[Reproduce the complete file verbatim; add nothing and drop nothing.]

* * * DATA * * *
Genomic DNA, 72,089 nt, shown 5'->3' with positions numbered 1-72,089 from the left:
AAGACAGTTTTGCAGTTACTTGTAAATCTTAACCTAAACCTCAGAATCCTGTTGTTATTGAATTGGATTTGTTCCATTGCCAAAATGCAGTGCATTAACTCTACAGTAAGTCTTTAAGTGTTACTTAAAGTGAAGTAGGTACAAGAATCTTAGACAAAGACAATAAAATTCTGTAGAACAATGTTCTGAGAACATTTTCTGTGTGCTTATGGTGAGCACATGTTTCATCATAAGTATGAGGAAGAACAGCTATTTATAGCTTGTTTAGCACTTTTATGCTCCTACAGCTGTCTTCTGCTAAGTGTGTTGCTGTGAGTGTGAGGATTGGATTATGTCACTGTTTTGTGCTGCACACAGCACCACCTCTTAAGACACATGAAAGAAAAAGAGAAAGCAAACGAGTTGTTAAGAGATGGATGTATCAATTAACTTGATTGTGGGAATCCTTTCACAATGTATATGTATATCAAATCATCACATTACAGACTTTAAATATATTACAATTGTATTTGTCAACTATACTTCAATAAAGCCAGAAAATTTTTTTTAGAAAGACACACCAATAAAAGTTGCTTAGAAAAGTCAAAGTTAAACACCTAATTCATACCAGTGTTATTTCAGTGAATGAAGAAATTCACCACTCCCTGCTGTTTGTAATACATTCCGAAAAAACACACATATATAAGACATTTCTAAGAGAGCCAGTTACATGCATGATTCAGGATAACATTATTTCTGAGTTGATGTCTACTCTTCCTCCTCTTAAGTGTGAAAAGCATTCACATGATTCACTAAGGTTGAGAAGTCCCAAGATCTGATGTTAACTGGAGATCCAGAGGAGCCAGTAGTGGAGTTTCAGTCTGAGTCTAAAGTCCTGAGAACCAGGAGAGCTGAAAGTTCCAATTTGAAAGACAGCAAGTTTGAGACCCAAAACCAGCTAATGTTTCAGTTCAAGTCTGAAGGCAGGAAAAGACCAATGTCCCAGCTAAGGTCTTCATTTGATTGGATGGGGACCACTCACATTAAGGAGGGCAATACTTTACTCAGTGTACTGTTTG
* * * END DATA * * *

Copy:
Genomic DNA, 72,089 nt, shown 5'->3' with positions numbered 1-72,089 from the left:
AAGACAGTTTTGCAGTTACTTGTAAATCTTAACCTAAACCTCAGAATCCTGTTGTTATTGAATTGGATTTGTTCCATTGCCAAAATGCAGTGCATTAACTCTACAGTAAGTCTTTAAGTGTTACTTAAAGTGAAGTAGGTACAAGAATCTTAGACAAAGACAATAAAATTCTGTAGAACAATGTTCTGAGAACATTTTCTGTGTGCTTATGGTGAGCACATGTTTCATCATAAGTATGAGGAAGAACAGCTATTTATAGCTTGTTTAGCACTTTTATGCTCCTACAGCTGTCTTCTGCTAAGTGTGTTGCTGTGAGTGTGAGGATTGGATTATGTCACTGTTTTGTGCTGCACACAGCACCACCTCTTAAGACACATGAAAGAAAAAGAGAAAGCAAACGAGTTGTTAAGAGATGGATGTATCAATTAACTTGATTGTGGGAATCCTTTCACAATGTATATGTATATCAAATCATCACATTACAGACTTTAAATATATTACAATTGTATTTGTCAACTATACTTCAATAAAGCCAGAAAATTTTTTTTAGAAAGACACACCAATAAAAGTTGCTTAGAAAAGTCAAAGTTAAACACCTAATTCATACCAGTGTTATTTCAGTGAATGAAGAAATTCACCACTCCCTGCTGTTTGTAATACATTCCGAAAAAACACACATATATAAGACATTTCTAAGAGAGCCAGTTACATGCATGATTCAGGATAACATTATTTCTGAGTTGATGTCTACTCTTCCTCCTCTTAAGTGTGAAAAGCATTCACATGATTCACTAAGGTTGAGAAGTCCCAAGATCTGATGTTAACTGGAGATCCAGAGGAGCCAGTAGTGGAGTTTCAGTCTGAGTCTAAAGTCCTGAGAACCAGGAGAGCTGAAAGTTCCAATTTGAAAGACAGCAAGTTTGAGACCCAAAACCAGCTAATGTTTCAGTTCAAGTCTGAAGGCAGGAAAAGACCAATGTCCCAGCTAAGGTCTTCATTTGATTGGATGGGGACCACTCACATTAAGGAGGGCAATACTTTACTCAGTGTACTGTTTG